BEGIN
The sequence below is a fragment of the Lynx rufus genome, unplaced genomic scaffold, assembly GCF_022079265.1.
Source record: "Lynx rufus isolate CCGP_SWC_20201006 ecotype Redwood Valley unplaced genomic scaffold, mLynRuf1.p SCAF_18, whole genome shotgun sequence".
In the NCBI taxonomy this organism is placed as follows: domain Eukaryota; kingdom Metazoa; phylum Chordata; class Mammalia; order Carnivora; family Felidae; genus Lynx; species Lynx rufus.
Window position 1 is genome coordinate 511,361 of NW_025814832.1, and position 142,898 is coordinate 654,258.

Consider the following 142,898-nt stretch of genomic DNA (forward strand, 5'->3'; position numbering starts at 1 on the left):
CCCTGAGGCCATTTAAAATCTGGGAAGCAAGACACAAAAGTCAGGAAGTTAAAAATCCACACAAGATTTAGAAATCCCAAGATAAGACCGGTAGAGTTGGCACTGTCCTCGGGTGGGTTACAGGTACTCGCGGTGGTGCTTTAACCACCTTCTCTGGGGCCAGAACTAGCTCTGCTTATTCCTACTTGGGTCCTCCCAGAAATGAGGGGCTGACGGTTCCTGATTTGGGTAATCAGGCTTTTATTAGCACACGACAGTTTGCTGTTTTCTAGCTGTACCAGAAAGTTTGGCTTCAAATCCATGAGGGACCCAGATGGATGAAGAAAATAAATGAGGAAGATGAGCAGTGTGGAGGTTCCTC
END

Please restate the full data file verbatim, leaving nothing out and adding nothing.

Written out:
The sequence below is a fragment of the Lynx rufus genome, unplaced genomic scaffold, assembly GCF_022079265.1.
Source record: "Lynx rufus isolate CCGP_SWC_20201006 ecotype Redwood Valley unplaced genomic scaffold, mLynRuf1.p SCAF_18, whole genome shotgun sequence".
In the NCBI taxonomy this organism is placed as follows: domain Eukaryota; kingdom Metazoa; phylum Chordata; class Mammalia; order Carnivora; family Felidae; genus Lynx; species Lynx rufus.
Window position 1 is genome coordinate 511,361 of NW_025814832.1, and position 142,898 is coordinate 654,258.

Consider the following 142,898-nt stretch of genomic DNA (forward strand, 5'->3'; position numbering starts at 1 on the left):
CCCTGAGGCCATTTAAAATCTGGGAAGCAAGACACAAAAGTCAGGAAGTTAAAAATCCACACAAGATTTAGAAATCCCAAGATAAGACCGGTAGAGTTGGCACTGTCCTCGGGTGGGTTACAGGTACTCGCGGTGGTGCTTTAACCACCTTCTCTGGGGCCAGAACTAGCTCTGCTTATTCCTACTTGGGTCCTCCCAGAAATGAGGGGCTGACGGTTCCTGATTTGGGTAATCAGGCTTTTATTAGCACACGACAGTTTGCTGTTTTCTAGCTGTACCAGAAAGTTTGGCTTCAAATCCATGAGGGACCCAGATGGATGAAGAAAATAAATGAGGAAGATGAGCAGTGTGGAGGTTCCTC